13.10.2011 - New Philosophies of Film Thinking Images by Robert Sinnerbrink


The relationship between film and philosophy has become a topic of intense intellectual interest. But how should we understand this relationship? Can philosophy renew our understanding of film? Can film challenge or even transform how we understand philosophy? New Philosophies of Film explores these questions in relation to both analytic and Continental philosophies of film, arguing that the best way to overcome their mutual antagonism is by constructing a more pluralist film-philosophy grounded in detailed engagement with particular films. Sinnerbrink not only provides lucid critical analyses of the exciting developments and contentious debates in the new philosophies of film, but also showcases how a pluralist film-philosophy works in the case of three challenging contemporary filmmakers: David Lynch, Lars von Trier, and Terrence Malick. New Philosophies of Film thus puts interdisciplinary film -philosophy into practice, and should be of great interest to students and researchers working across the disciplines of philosophy, film studies, and cultural studies.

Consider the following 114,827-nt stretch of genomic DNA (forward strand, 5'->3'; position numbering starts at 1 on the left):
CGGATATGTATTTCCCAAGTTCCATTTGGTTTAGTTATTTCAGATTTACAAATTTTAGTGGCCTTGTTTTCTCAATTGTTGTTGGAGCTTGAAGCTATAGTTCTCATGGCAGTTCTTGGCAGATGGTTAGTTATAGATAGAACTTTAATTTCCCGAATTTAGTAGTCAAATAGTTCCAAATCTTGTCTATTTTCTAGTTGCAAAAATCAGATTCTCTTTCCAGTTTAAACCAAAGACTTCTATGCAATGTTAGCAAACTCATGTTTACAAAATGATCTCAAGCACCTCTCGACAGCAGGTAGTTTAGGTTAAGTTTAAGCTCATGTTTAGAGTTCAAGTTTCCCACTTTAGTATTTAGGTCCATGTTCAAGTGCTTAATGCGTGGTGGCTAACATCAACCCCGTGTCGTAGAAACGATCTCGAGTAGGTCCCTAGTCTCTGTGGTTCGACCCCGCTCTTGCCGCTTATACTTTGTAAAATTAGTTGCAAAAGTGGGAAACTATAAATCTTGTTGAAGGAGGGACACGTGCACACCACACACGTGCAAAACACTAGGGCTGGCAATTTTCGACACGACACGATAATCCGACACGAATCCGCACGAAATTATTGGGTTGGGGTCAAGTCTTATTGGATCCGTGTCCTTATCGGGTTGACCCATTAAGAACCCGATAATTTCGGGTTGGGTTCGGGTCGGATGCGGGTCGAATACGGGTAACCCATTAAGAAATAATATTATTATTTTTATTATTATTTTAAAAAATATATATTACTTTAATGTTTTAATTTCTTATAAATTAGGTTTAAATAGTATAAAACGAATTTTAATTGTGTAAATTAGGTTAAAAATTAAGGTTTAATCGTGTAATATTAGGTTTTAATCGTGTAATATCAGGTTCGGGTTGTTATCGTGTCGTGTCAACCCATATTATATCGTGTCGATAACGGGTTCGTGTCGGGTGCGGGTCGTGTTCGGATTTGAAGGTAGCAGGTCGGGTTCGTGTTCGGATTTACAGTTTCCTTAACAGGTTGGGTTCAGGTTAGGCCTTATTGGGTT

Table of Contents

Preface \ Introduction: Why Did Philosophy Go To The Movies? \ Part I: The Analytic-Cognitivist Turn \ 1. The Empire Strikes Back: Critiques of “Grand Theory" \ 2. The Rules of the Game: New Ontologies of Film \ 3. Adaptation: Philosophical Approaches to Narrative \ Part II: From Cognitivism to Film Philosophy \ 4. Cognitivism Goes to the Movies \ 5. Bande à part: Deleuze and Cavell as Film-Philosophers \ 6. Scenes from a Marriage: Film as PhilosophyPart III: Cinematic Thinking \ 7. Hollywood in Trouble: David Lynch’s INLAND EMPIRE \ 8. ‘Chaos Reigns’: Anti-cognitivism in Lars von Trier’s Antichrist \ 9. Song of the Earth: Cinematic Romanticism in Malick’s The New World \Coda: ‘The Six Most Beautiful Minutes in the History of Cinema’\ Bibliography \ Filmography \ Index.


Robert Sinnerbrink is Senior Lecturer in Philosophy at Macquarie University, Australia. He is the author ofUnderstanding Hegelianism (Acumen, 2007), co-editor of Critique Today (Brill, 2006), and has published articles on Lynch, Malick, and von Trier in journals including Film-PhilosophyProjections: The Journal of Movies and Mind, and Screening the Past.